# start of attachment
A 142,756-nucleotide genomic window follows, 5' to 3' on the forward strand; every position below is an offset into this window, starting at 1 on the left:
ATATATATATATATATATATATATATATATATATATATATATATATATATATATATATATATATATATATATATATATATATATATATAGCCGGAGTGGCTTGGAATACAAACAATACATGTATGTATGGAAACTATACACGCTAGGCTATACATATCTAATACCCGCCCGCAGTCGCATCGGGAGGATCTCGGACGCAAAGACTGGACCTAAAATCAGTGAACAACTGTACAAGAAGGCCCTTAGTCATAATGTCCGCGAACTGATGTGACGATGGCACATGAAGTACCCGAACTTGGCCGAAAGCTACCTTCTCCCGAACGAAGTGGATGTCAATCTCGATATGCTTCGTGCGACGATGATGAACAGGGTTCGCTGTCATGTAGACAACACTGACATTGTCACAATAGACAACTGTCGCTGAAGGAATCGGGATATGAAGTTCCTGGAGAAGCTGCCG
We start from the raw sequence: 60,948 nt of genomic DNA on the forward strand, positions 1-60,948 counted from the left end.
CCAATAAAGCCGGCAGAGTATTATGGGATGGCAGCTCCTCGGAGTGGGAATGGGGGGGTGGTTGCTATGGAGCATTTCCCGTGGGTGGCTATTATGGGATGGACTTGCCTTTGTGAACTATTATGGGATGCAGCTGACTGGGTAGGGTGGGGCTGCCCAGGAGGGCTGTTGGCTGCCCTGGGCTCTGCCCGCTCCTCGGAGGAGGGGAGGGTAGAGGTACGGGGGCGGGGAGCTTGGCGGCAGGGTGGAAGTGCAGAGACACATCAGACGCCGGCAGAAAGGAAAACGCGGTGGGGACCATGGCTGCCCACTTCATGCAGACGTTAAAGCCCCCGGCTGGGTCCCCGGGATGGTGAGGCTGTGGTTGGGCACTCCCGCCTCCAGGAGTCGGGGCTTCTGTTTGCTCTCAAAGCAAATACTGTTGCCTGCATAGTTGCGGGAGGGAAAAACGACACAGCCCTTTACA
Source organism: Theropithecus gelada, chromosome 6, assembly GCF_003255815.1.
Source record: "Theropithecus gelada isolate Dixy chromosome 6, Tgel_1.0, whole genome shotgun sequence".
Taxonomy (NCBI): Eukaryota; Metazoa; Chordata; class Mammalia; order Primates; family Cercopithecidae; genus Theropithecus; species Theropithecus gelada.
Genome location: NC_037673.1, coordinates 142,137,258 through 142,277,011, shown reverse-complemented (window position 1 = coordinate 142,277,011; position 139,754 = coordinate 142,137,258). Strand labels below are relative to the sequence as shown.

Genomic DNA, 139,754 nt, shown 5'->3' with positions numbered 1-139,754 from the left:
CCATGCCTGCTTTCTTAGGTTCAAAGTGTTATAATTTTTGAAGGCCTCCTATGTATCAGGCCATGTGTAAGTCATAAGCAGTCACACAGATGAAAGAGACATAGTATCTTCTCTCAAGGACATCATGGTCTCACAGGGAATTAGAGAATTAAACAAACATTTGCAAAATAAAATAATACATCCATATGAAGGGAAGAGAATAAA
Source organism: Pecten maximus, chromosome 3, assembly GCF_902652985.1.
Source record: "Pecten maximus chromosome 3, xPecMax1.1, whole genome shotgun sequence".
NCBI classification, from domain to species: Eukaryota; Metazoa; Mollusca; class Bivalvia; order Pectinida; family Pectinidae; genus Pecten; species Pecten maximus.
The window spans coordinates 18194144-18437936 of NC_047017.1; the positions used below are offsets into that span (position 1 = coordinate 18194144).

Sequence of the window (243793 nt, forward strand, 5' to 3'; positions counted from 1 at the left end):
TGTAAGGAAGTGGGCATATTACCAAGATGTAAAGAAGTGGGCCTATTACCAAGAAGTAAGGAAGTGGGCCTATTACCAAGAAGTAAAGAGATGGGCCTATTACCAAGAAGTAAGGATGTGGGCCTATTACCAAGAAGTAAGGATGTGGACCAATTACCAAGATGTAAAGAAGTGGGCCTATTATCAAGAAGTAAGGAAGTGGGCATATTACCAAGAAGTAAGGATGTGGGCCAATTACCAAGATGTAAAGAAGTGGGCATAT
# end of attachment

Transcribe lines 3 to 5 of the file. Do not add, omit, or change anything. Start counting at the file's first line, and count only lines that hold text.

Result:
We start from the raw sequence: 60,948 nt of genomic DNA on the forward strand, positions 1-60,948 counted from the left end.
CCAATAAAGCCGGCAGAGTATTATGGGATGGCAGCTCCTCGGAGTGGGAATGGGGGGGTGGTTGCTATGGAGCATTTCCCGTGGGTGGCTATTATGGGATGGACTTGCCTTTGTGAACTATTATGGGATGCAGCTGACTGGGTAGGGTGGGGCTGCCCAGGAGGGCTGTTGGCTGCCCTGGGCTCTGCCCGCTCCTCGGAGGAGGGGAGGGTAGAGGTACGGGGGCGGGGAGCTTGGCGGCAGGGTGGAAGTGCAGAGACACATCAGACGCCGGCAGAAAGGAAAACGCGGTGGGGACCATGGCTGCCCACTTCATGCAGACGTTAAAGCCCCCGGCTGGGTCCCCGGGATGGTGAGGCTGTGGTTGGGCACTCCCGCCTCCAGGAGTCGGGGCTTCTGTTTGCTCTCAAAGCAAATACTGTTGCCTGCATAGTTGCGGGAGGGAAAAACGACACAGCCCTTTACA
Source organism: Theropithecus gelada, chromosome 6, assembly GCF_003255815.1.